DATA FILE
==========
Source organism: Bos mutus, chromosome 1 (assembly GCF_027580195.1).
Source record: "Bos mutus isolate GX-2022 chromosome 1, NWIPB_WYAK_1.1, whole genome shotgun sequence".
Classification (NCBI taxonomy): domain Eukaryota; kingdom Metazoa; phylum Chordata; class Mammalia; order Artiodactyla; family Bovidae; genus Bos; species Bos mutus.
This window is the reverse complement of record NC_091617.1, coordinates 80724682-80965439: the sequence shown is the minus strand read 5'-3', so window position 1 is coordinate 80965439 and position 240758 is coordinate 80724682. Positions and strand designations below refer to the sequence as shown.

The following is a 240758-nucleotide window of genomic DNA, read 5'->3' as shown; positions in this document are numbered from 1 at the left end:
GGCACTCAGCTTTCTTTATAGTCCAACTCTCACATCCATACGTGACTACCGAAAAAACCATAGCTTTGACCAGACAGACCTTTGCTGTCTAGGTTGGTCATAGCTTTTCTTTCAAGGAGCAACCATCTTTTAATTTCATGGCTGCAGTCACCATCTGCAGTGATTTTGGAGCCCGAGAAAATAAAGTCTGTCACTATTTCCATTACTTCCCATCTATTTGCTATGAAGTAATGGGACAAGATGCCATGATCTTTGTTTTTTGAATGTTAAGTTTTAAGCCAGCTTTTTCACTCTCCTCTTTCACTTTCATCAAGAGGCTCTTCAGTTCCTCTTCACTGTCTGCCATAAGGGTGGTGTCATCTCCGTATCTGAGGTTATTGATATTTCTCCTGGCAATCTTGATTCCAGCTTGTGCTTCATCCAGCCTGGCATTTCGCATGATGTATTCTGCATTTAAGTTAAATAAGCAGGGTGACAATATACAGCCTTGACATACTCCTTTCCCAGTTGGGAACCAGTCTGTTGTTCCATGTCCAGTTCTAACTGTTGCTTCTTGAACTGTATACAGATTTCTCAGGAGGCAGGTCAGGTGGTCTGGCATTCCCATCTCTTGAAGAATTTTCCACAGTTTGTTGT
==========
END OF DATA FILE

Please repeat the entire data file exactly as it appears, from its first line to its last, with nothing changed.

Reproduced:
Source organism: Bos mutus, chromosome 1 (assembly GCF_027580195.1).
Source record: "Bos mutus isolate GX-2022 chromosome 1, NWIPB_WYAK_1.1, whole genome shotgun sequence".
Classification (NCBI taxonomy): domain Eukaryota; kingdom Metazoa; phylum Chordata; class Mammalia; order Artiodactyla; family Bovidae; genus Bos; species Bos mutus.
This window is the reverse complement of record NC_091617.1, coordinates 80724682-80965439: the sequence shown is the minus strand read 5'-3', so window position 1 is coordinate 80965439 and position 240758 is coordinate 80724682. Positions and strand designations below refer to the sequence as shown.

The following is a 240758-nucleotide window of genomic DNA, read 5'->3' as shown; positions in this document are numbered from 1 at the left end:
GGCACTCAGCTTTCTTTATAGTCCAACTCTCACATCCATACGTGACTACCGAAAAAACCATAGCTTTGACCAGACAGACCTTTGCTGTCTAGGTTGGTCATAGCTTTTCTTTCAAGGAGCAACCATCTTTTAATTTCATGGCTGCAGTCACCATCTGCAGTGATTTTGGAGCCCGAGAAAATAAAGTCTGTCACTATTTCCATTACTTCCCATCTATTTGCTATGAAGTAATGGGACAAGATGCCATGATCTTTGTTTTTTGAATGTTAAGTTTTAAGCCAGCTTTTTCACTCTCCTCTTTCACTTTCATCAAGAGGCTCTTCAGTTCCTCTTCACTGTCTGCCATAAGGGTGGTGTCATCTCCGTATCTGAGGTTATTGATATTTCTCCTGGCAATCTTGATTCCAGCTTGTGCTTCATCCAGCCTGGCATTTCGCATGATGTATTCTGCATTTAAGTTAAATAAGCAGGGTGACAATATACAGCCTTGACATACTCCTTTCCCAGTTGGGAACCAGTCTGTTGTTCCATGTCCAGTTCTAACTGTTGCTTCTTGAACTGTATACAGATTTCTCAGGAGGCAGGTCAGGTGGTCTGGCATTCCCATCTCTTGAAGAATTTTCCACAGTTTGTTGT